On June 26 at 8:45 AM, the Cameron County Commissioner’s Court will hold its regular court meeting. On the published agenda for tomorrow, there are at least two immigration items.
On the Consent Items portion of the agenda is Item A, “Consideration and Adoption of a Resolution Opposing the Separation of Undocumented Children from their Parents.”
According to a representative from the Cameron County Commissioner’s Office that Neta spoke to over the phone, consent items are items that have already received approval by Commissioners.
Under a separate section of the agenda, Items for Discussion and Action is also Item I “Consideration and possible approval of right of entry to the national guard to assist the U.S. Customs and Border Protection for Operations and Maintenance (O&M) purposes for U.S. Customs and Border Patrol.”
Neta has reached out to Cameron County Judge Eddie Treviño and the Cameron County Commissioners for clarification on what this proposal, which has not yet been approved, entails.
In April, Governor Abbott approved the deployment of 1,400 national guardsmen to the border to assist Border Patrol with immigration enforcement surveillance operations.
Locally, community members and volunteers who have been delivering supplies to asylum-seekers stuck on international bridges across the Rio Grande Valley due to claims by Border Patrol of “limited capacity” shared that they plan to attend the meeting.
While supportive of a resolution opposing the separation of children from their families, some have expressed concern about Agenda Item I.
When asked about Item I, Joyce Hamilton, a local volunteer and Cameron County resident, stated she was surprised to hear about the agenda Item I.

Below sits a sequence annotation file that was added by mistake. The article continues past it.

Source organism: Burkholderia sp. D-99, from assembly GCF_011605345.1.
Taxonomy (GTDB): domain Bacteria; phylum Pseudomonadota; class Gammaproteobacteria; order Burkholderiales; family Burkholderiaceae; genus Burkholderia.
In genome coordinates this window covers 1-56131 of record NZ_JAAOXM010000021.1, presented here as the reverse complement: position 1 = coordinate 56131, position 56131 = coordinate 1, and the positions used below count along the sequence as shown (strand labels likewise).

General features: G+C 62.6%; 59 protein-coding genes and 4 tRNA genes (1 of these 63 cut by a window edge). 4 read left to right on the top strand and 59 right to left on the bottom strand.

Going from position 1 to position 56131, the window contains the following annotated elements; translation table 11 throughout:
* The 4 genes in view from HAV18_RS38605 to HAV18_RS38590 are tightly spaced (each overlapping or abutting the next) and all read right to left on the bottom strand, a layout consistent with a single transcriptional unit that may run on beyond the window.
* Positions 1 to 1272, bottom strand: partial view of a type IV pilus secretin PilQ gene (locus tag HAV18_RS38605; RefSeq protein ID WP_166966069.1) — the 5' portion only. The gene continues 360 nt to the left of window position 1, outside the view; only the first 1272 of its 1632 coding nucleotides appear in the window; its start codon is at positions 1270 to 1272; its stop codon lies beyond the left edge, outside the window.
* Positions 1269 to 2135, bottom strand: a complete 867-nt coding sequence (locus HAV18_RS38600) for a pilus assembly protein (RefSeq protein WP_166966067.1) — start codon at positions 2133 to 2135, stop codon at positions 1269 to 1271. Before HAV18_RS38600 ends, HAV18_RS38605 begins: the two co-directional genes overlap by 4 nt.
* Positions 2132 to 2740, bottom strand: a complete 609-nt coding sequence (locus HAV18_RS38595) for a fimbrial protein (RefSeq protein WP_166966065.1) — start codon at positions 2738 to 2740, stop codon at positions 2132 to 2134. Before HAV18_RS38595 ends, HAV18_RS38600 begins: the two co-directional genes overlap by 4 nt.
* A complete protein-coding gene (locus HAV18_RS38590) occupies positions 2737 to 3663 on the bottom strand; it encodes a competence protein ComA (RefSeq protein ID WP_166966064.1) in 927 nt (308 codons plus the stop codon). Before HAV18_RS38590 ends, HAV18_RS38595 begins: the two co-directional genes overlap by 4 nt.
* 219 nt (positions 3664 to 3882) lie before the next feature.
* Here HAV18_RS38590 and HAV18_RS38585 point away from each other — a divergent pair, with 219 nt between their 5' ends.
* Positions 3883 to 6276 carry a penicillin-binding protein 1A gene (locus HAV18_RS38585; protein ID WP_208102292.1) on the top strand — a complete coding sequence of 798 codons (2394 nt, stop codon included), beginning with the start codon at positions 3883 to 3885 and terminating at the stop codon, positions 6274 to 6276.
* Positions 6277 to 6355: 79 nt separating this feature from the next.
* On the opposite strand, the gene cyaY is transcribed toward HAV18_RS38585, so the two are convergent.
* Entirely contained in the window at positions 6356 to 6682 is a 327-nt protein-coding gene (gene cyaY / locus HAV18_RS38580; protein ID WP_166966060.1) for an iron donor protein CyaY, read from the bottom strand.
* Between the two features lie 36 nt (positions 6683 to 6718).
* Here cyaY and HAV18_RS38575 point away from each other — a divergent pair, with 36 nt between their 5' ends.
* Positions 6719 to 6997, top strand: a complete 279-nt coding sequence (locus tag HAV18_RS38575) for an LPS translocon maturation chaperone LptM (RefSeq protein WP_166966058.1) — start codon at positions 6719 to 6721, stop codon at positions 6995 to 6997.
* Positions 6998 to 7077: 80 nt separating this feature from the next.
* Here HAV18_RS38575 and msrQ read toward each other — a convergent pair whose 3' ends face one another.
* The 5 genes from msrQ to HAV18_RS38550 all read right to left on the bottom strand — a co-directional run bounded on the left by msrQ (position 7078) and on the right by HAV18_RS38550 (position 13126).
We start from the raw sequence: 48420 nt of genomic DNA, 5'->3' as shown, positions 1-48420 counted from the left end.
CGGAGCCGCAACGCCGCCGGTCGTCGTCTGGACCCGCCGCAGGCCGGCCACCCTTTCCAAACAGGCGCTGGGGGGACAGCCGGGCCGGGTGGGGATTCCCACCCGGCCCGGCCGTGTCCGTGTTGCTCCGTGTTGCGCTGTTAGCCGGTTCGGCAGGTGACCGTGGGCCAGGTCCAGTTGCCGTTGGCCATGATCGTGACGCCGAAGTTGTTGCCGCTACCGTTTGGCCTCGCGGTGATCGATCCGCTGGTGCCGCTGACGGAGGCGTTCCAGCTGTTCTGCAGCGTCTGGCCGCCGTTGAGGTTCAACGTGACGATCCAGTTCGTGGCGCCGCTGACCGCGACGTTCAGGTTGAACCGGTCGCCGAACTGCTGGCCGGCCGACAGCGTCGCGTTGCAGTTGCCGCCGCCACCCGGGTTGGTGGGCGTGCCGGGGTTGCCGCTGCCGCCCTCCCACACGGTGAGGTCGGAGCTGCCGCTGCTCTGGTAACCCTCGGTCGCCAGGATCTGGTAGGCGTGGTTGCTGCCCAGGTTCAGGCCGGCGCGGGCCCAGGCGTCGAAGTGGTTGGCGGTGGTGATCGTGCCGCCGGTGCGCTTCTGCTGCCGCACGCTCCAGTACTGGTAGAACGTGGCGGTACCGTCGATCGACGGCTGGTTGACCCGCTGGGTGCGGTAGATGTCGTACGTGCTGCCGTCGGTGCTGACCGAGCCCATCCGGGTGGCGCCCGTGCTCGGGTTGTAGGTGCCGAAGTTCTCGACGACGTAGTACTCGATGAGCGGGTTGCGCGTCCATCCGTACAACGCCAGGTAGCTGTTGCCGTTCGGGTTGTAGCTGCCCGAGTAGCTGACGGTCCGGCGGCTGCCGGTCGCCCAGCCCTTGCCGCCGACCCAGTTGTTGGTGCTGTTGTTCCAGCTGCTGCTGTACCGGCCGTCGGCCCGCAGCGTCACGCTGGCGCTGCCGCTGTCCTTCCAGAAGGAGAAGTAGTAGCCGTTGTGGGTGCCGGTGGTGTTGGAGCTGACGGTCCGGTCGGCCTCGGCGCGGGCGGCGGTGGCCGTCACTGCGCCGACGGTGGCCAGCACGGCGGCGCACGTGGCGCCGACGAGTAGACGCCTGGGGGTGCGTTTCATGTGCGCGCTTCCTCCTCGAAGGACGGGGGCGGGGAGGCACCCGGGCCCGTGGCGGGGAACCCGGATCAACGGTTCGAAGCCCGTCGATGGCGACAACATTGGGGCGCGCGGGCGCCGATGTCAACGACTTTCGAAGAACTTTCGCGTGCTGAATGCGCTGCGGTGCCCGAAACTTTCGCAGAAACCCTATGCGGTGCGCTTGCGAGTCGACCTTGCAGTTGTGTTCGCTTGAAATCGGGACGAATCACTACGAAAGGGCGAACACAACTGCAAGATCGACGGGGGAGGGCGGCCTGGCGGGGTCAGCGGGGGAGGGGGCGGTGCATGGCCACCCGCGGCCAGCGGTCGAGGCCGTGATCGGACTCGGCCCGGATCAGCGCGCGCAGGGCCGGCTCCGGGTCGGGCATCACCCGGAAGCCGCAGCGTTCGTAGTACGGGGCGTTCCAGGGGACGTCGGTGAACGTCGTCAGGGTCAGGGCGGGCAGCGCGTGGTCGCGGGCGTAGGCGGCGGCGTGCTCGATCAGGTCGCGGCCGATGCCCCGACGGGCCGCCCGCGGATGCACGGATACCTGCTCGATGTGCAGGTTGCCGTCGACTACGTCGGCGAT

“I want to know more about what the resolution is and what it would do,” she stated. “I would like to see the full resolution. If this bill is about bringing in more national guardsmen to the border, I don’t think that’s what the border needs. The border does not need further militarization.”
Last week, Neta reported about the case of 18 asylum seekers that throughout the week found themselves stuck on the Gateway International Bridge in Brownsville, Texas.
The people who were waiting at the bridge last week through severe rain and heat were seeking to exercise their international and legal right to seek asylum at U.S. ports of entry.
To do so, however, they first needed to set foot in the U.S. Last week, Customs Border Protection (CBP) agents were screening people they believed to be asylum seekers on the middle point of U.S. and Mexico bridge, several hundred feet before an indoor processing station where people regularly show their identification cards.
At the Gateway Bridge, pedestrians needed to now show their IDs both at the halfway point of the bridge and at the indoor processing station, causing long lines and delays.
In reference to the asylum seekers that were forced to wait at the bridge for several days, Nayelly Barrios, another local volunteer, added, “Given what volunteers have been seeing with Border Patrol agents literally blocking asylum seekers mid-bridge at the Gateway International Bridge, which Cameron County has ownership over, I think the Commissioners really need to clarify what their role in all of this is.”
Last week, Neta reached out to Congressman Vela’s office and Brownsville Mayor Tony Martinez regarding this situation. Since Gateway Bridge is owned by Cameron County, Neta also reached out to Cameron County Commissioners. No response was provided.
Tomorrow’s meeting will be held on the second floor of the Cameron County Courthouse, Oscar C. Dancy Building (1100 E. Monroe Street) in Brownsville, Texas. Individuals interested in making a public comment must sign up to do so in advance. The representative of the Cameron County Commissioner’s office recommended showing up by 8:30 AM to register for public comment.